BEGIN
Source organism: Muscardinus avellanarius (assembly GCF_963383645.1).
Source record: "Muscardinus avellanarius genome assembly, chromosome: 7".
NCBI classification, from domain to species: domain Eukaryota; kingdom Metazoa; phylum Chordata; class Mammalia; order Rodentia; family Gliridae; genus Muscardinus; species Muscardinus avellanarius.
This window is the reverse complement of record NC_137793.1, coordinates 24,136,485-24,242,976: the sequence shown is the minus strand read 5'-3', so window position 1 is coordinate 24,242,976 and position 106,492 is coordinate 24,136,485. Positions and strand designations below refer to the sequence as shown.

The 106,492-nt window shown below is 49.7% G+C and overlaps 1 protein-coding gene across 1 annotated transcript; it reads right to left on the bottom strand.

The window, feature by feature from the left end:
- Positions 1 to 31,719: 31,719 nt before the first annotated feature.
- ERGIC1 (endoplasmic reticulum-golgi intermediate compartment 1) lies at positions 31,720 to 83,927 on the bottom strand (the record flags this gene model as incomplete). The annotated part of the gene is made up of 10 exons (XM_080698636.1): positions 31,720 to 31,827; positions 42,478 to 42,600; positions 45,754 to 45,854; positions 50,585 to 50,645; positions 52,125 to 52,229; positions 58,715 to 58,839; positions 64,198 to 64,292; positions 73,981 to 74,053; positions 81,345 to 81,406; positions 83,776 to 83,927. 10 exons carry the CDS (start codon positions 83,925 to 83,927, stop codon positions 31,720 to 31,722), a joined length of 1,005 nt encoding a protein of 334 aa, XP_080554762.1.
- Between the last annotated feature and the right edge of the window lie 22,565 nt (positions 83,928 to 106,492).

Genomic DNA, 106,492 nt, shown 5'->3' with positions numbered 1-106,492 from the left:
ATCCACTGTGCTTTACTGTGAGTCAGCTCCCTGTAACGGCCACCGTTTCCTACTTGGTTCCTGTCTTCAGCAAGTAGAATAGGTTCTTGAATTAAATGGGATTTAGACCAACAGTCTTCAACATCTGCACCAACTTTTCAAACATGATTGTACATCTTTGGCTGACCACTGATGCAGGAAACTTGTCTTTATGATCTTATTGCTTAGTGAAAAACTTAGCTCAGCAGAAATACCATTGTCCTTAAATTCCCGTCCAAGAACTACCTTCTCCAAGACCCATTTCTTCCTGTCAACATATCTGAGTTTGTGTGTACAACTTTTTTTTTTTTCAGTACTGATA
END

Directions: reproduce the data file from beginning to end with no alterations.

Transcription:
Source organism: Muscardinus avellanarius (assembly GCF_963383645.1).
Source record: "Muscardinus avellanarius genome assembly, chromosome: 7".
NCBI classification, from domain to species: domain Eukaryota; kingdom Metazoa; phylum Chordata; class Mammalia; order Rodentia; family Gliridae; genus Muscardinus; species Muscardinus avellanarius.
This window is the reverse complement of record NC_137793.1, coordinates 24,136,485-24,242,976: the sequence shown is the minus strand read 5'-3', so window position 1 is coordinate 24,242,976 and position 106,492 is coordinate 24,136,485. Positions and strand designations below refer to the sequence as shown.

The 106,492-nt window shown below is 49.7% G+C and overlaps 1 protein-coding gene across 1 annotated transcript; it reads right to left on the bottom strand.

The window, feature by feature from the left end:
- Positions 1 to 31,719: 31,719 nt before the first annotated feature.
- ERGIC1 (endoplasmic reticulum-golgi intermediate compartment 1) lies at positions 31,720 to 83,927 on the bottom strand (the record flags this gene model as incomplete). The annotated part of the gene is made up of 10 exons (XM_080698636.1): positions 31,720 to 31,827; positions 42,478 to 42,600; positions 45,754 to 45,854; positions 50,585 to 50,645; positions 52,125 to 52,229; positions 58,715 to 58,839; positions 64,198 to 64,292; positions 73,981 to 74,053; positions 81,345 to 81,406; positions 83,776 to 83,927. 10 exons carry the CDS (start codon positions 83,925 to 83,927, stop codon positions 31,720 to 31,722), a joined length of 1,005 nt encoding a protein of 334 aa, XP_080554762.1.
- Between the last annotated feature and the right edge of the window lie 22,565 nt (positions 83,928 to 106,492).

Genomic DNA, 106,492 nt, shown 5'->3' with positions numbered 1-106,492 from the left:
ATCCACTGTGCTTTACTGTGAGTCAGCTCCCTGTAACGGCCACCGTTTCCTACTTGGTTCCTGTCTTCAGCAAGTAGAATAGGTTCTTGAATTAAATGGGATTTAGACCAACAGTCTTCAACATCTGCACCAACTTTTCAAACATGATTGTACATCTTTGGCTGACCACTGATGCAGGAAACTTGTCTTTATGATCTTATTGCTTAGTGAAAAACTTAGCTCAGCAGAAATACCATTGTCCTTAAATTCCCGTCCAAGAACTACCTTCTCCAAGACCCATTTCTTCCTGTCAACATATCTGAGTTTGTGTGTACAACTTTTTTTTTTTTCAGTACTGATA